The pastor of Blessed Kateri parish, Reverend Monsignor William J. Belford, was waiting outside the church as my priest secretary and I arrived for the Mass. With him were 12 Knights of Columbus from the area who just a month before had held an Exemplification Ceremony in my honor. With coffee and rolls provided for all of us by Msgr. Belford, I had an opportunity to thank the Knights again for the Exemplification Ceremony and the gift they had given me in St. Patrick’s Cathedral when they came to New York City for the Columbus Day parade.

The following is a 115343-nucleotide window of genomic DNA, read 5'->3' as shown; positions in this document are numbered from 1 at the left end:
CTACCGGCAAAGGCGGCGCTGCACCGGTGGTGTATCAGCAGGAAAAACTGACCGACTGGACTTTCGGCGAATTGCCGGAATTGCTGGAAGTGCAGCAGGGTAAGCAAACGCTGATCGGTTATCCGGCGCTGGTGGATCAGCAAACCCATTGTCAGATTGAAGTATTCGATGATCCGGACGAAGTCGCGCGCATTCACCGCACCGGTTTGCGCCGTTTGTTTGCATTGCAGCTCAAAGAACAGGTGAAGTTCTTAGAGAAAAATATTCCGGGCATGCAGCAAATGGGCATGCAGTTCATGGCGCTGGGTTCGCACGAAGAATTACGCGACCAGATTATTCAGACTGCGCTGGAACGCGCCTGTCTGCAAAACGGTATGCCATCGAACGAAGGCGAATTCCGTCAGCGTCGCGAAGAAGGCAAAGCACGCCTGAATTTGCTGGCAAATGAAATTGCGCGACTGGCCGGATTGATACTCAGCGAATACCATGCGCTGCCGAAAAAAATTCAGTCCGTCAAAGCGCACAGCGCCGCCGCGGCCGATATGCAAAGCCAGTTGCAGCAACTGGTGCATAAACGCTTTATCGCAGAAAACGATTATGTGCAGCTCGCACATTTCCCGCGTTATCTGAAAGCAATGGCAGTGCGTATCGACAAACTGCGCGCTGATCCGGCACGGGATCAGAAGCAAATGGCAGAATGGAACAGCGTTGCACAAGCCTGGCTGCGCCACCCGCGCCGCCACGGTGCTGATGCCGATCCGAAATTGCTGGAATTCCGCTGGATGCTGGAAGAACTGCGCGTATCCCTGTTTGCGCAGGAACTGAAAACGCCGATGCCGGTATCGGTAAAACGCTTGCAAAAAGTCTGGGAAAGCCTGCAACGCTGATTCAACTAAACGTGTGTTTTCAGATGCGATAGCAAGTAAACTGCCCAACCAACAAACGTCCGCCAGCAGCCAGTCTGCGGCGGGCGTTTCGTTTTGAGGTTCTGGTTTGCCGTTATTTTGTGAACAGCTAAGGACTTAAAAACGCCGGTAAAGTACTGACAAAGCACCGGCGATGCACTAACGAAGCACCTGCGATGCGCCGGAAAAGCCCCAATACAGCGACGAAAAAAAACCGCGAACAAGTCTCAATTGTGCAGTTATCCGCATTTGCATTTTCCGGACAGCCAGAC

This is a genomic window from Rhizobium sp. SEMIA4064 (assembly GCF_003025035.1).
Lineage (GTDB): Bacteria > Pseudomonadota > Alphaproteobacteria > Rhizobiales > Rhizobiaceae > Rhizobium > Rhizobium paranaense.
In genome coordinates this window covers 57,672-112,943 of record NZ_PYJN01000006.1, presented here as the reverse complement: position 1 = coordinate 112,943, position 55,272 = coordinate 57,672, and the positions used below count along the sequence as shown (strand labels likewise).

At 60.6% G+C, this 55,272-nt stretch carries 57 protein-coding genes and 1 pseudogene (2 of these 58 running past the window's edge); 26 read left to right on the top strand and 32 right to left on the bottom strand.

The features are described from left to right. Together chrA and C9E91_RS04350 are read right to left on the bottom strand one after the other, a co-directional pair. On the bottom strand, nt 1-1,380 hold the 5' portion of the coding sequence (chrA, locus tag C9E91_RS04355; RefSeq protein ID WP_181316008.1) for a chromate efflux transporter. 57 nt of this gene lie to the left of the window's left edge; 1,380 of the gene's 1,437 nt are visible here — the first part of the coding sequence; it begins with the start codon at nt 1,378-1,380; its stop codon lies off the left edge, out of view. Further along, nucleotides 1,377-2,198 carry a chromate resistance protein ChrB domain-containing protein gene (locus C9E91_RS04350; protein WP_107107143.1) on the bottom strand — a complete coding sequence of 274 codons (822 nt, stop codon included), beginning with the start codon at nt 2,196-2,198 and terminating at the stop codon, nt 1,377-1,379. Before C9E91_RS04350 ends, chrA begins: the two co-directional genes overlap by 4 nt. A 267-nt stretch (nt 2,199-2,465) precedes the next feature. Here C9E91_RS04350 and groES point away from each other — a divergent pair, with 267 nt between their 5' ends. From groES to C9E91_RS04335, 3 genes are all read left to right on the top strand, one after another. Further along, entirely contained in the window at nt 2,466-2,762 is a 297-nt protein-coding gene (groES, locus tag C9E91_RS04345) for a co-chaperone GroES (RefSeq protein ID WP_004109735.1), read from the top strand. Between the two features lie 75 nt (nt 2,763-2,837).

Msgr. Belford and I then sat down for a chat. Until three months ago, he was the young and beloved pastor of St. Catharine’s parish in Blauvelt, in Rockland County. Now he is the dedicated shepherd of a new and rapidly growing community of faith. He told me of the statue of the Sacred Heart that one of his new parishioners had just installed outside the church, the elegant tabernacle decorated with Native American symbols that another parishioner had donated in memory of her deceased husband, and the beautiful set of vestments that had been purchased by a group of parishioners just for the Mass this day. He outlined his plans for the parish, where he and his parish council were thinking of building the new church, his hopes for a parish school inasmuch as every seat in the St. Denis-St. Columba School is filled, and his dreams about a possible parish gymnasium.